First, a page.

An Occupational Therapist offers assessment and treatment to clients with both mental health and physical health problems. This assessment will be carried out either at the client’s home (where appropriate), external clinics or the workplace for a specific work assessment. Although the assessment and intervention is work focused, other areas of life such as abilities to carry out day to day activities within and out-with the home, low mood and decreased socialisation will be addressed as often these issues can have an impact on work
Psychological Therapy/Counselling is a process that helps a person step back from a problem and see it more clearly; it is a way of enabling choice or change or of reducing confusion to help you identify your own way forward. The psychologist or counsellor will help you explore and, where possible, resolve difficulties by providing a safe and non-judgemental space in which to talk. The psychologist or counsellor may provide you with information but will not give advice or direct you to take a particular action. Psychology or counselling sessions last around 50 minutes and usually take place weekly or fortnightly. The psychologist or counsellor will discuss with you how many sessions you may require.
If you are concerned about your health and how this may be affecting your ability to carry out your work you may be given an appointment to see an Occupational Health Nurse Advisor (OHNA). At your appointment they will talk to you about your health problems, and any other issues which may be affecting your health such as domestic or financial problems. The Occupational Health Nurse Adviser will also discuss your work in depth with you looking at how your health affects your work and how your work affects your health. This may also include a visit to your workplace. You may also be signposted to other members of the Working Health Services team. With your consent the OHNA may liaise with your GP or Occupational Health Physician to help your progress towards better health.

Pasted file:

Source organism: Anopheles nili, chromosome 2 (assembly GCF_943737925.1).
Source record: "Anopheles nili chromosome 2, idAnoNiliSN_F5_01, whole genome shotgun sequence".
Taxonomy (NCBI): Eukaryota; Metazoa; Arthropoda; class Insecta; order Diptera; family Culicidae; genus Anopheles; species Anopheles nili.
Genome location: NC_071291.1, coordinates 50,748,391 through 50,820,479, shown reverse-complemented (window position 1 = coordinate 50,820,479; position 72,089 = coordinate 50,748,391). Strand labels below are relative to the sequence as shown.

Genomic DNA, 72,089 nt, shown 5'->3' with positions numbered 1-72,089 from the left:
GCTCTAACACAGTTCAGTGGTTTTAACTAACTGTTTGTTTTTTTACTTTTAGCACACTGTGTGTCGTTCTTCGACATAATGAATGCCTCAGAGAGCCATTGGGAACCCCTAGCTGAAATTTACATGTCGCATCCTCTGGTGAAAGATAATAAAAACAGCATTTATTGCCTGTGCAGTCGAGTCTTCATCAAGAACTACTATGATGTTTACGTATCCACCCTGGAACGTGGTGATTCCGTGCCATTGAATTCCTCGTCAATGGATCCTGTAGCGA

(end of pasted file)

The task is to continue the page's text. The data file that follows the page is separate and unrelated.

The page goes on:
An Occupational Health Physician is a Consultant in Occupational Medicine and will see you to verify or establish a diagnosis and any future treatment required. They can also refer you to any other medical specialists or can liaise with your GP with your consent.
To read about some of the people Working Health Services visit the links below:
0800 019 2211
Confidential advice and information on a wide range of workplace health issues including Health Promotion, Occupational Health and Safety, Employability and Vocational Rehabilitation.9am-5pm Mon-Thur, 9am-4.30pm Fri.